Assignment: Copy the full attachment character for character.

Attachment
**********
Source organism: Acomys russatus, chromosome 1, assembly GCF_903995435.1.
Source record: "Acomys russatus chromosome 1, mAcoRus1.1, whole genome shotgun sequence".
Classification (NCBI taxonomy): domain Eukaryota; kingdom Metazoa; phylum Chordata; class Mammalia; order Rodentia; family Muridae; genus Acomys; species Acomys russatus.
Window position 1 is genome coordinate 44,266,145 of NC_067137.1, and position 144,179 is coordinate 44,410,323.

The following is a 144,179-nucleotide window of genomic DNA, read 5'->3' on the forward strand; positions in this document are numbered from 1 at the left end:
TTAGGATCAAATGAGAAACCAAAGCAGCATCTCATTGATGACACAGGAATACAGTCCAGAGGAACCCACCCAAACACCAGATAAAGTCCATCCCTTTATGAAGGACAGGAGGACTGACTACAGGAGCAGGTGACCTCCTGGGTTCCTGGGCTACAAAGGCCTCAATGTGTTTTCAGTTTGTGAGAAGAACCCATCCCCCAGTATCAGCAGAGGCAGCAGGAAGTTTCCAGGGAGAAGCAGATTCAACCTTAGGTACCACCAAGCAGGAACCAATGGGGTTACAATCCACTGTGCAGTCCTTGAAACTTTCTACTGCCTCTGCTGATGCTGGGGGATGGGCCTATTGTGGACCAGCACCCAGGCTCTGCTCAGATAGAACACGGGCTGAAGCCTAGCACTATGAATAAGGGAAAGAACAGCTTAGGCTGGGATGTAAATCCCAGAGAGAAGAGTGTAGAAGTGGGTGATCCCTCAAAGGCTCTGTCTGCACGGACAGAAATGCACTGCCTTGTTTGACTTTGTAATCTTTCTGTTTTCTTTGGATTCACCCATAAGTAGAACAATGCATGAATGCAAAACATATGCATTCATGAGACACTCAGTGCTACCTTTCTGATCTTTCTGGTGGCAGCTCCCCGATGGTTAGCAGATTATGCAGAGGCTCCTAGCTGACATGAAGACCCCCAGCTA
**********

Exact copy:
Source organism: Acomys russatus, chromosome 1, assembly GCF_903995435.1.
Source record: "Acomys russatus chromosome 1, mAcoRus1.1, whole genome shotgun sequence".
Classification (NCBI taxonomy): domain Eukaryota; kingdom Metazoa; phylum Chordata; class Mammalia; order Rodentia; family Muridae; genus Acomys; species Acomys russatus.
Window position 1 is genome coordinate 44,266,145 of NC_067137.1, and position 144,179 is coordinate 44,410,323.

The following is a 144,179-nucleotide window of genomic DNA, read 5'->3' on the forward strand; positions in this document are numbered from 1 at the left end:
TTAGGATCAAATGAGAAACCAAAGCAGCATCTCATTGATGACACAGGAATACAGTCCAGAGGAACCCACCCAAACACCAGATAAAGTCCATCCCTTTATGAAGGACAGGAGGACTGACTACAGGAGCAGGTGACCTCCTGGGTTCCTGGGCTACAAAGGCCTCAATGTGTTTTCAGTTTGTGAGAAGAACCCATCCCCCAGTATCAGCAGAGGCAGCAGGAAGTTTCCAGGGAGAAGCAGATTCAACCTTAGGTACCACCAAGCAGGAACCAATGGGGTTACAATCCACTGTGCAGTCCTTGAAACTTTCTACTGCCTCTGCTGATGCTGGGGGATGGGCCTATTGTGGACCAGCACCCAGGCTCTGCTCAGATAGAACACGGGCTGAAGCCTAGCACTATGAATAAGGGAAAGAACAGCTTAGGCTGGGATGTAAATCCCAGAGAGAAGAGTGTAGAAGTGGGTGATCCCTCAAAGGCTCTGTCTGCACGGACAGAAATGCACTGCCTTGTTTGACTTTGTAATCTTTCTGTTTTCTTTGGATTCACCCATAAGTAGAACAATGCATGAATGCAAAACATATGCATTCATGAGACACTCAGTGCTACCTTTCTGATCTTTCTGGTGGCAGCTCCCCGATGGTTAGCAGATTATGCAGAGGCTCCTAGCTGACATGAAGACCCCCAGCTA